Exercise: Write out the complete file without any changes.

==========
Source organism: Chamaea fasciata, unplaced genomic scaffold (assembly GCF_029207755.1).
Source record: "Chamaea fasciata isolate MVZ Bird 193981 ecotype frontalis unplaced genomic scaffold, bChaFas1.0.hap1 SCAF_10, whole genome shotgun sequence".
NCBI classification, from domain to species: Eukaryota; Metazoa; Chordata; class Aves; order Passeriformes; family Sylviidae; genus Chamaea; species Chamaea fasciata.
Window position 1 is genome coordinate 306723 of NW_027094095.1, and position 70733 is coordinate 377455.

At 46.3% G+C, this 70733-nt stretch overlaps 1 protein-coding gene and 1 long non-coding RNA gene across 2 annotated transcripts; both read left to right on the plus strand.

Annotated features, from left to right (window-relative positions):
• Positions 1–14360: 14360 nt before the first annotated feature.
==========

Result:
Source organism: Chamaea fasciata, unplaced genomic scaffold (assembly GCF_029207755.1).
Source record: "Chamaea fasciata isolate MVZ Bird 193981 ecotype frontalis unplaced genomic scaffold, bChaFas1.0.hap1 SCAF_10, whole genome shotgun sequence".
NCBI classification, from domain to species: Eukaryota; Metazoa; Chordata; class Aves; order Passeriformes; family Sylviidae; genus Chamaea; species Chamaea fasciata.
Window position 1 is genome coordinate 306723 of NW_027094095.1, and position 70733 is coordinate 377455.

At 46.3% G+C, this 70733-nt stretch overlaps 1 protein-coding gene and 1 long non-coding RNA gene across 2 annotated transcripts; both read left to right on the plus strand.

Annotated features, from left to right (window-relative positions):
• Positions 1–14360: 14360 nt before the first annotated feature.